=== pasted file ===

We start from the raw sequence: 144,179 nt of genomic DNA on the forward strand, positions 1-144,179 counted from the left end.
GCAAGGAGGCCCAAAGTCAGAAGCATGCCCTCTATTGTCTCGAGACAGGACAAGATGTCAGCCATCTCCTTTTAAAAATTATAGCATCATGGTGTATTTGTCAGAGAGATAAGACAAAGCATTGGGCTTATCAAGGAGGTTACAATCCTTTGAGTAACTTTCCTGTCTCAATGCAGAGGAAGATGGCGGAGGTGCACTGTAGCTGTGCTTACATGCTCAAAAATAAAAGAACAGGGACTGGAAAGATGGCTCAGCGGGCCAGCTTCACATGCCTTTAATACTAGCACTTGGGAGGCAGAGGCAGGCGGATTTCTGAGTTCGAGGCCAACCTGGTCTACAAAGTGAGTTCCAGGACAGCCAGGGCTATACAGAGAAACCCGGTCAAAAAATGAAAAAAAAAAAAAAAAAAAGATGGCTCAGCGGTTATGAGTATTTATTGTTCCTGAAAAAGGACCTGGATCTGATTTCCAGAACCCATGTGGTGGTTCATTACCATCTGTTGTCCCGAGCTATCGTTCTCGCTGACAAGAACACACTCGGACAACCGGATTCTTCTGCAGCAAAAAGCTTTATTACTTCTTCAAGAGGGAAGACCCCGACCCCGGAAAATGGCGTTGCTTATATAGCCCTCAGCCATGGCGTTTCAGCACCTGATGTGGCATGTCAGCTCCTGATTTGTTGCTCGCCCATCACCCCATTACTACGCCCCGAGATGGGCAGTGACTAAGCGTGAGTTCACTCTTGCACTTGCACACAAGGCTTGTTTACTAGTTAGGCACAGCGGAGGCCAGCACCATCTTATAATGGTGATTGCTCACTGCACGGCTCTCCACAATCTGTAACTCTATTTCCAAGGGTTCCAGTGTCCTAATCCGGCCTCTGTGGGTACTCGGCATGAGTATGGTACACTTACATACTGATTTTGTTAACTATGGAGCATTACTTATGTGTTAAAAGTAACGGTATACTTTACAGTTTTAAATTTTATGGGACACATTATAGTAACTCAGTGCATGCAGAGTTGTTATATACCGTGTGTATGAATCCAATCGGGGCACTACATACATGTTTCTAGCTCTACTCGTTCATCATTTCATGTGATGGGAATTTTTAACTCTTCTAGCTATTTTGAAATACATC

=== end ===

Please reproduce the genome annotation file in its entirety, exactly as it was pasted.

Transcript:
We start from the raw sequence: 144,179 nt of genomic DNA on the forward strand, positions 1-144,179 counted from the left end.
GCAAGGAGGCCCAAAGTCAGAAGCATGCCCTCTATTGTCTCGAGACAGGACAAGATGTCAGCCATCTCCTTTTAAAAATTATAGCATCATGGTGTATTTGTCAGAGAGATAAGACAAAGCATTGGGCTTATCAAGGAGGTTACAATCCTTTGAGTAACTTTCCTGTCTCAATGCAGAGGAAGATGGCGGAGGTGCACTGTAGCTGTGCTTACATGCTCAAAAATAAAAGAACAGGGACTGGAAAGATGGCTCAGCGGGCCAGCTTCACATGCCTTTAATACTAGCACTTGGGAGGCAGAGGCAGGCGGATTTCTGAGTTCGAGGCCAACCTGGTCTACAAAGTGAGTTCCAGGACAGCCAGGGCTATACAGAGAAACCCGGTCAAAAAATGAAAAAAAAAAAAAAAAAAAGATGGCTCAGCGGTTATGAGTATTTATTGTTCCTGAAAAAGGACCTGGATCTGATTTCCAGAACCCATGTGGTGGTTCATTACCATCTGTTGTCCCGAGCTATCGTTCTCGCTGACAAGAACACACTCGGACAACCGGATTCTTCTGCAGCAAAAAGCTTTATTACTTCTTCAAGAGGGAAGACCCCGACCCCGGAAAATGGCGTTGCTTATATAGCCCTCAGCCATGGCGTTTCAGCACCTGATGTGGCATGTCAGCTCCTGATTTGTTGCTCGCCCATCACCCCATTACTACGCCCCGAGATGGGCAGTGACTAAGCGTGAGTTCACTCTTGCACTTGCACACAAGGCTTGTTTACTAGTTAGGCACAGCGGAGGCCAGCACCATCTTATAATGGTGATTGCTCACTGCACGGCTCTCCACAATCTGTAACTCTATTTCCAAGGGTTCCAGTGTCCTAATCCGGCCTCTGTGGGTACTCGGCATGAGTATGGTACACTTACATACTGATTTTGTTAACTATGGAGCATTACTTATGTGTTAAAAGTAACGGTATACTTTACAGTTTTAAATTTTATGGGACACATTATAGTAACTCAGTGCATGCAGAGTTGTTATATACCGTGTGTATGAATCCAATCGGGGCACTACATACATGTTTCTAGCTCTACTCGTTCATCATTTCATGTGATGGGAATTTTTAACTCTTCTAGCTATTTTGAAATACATC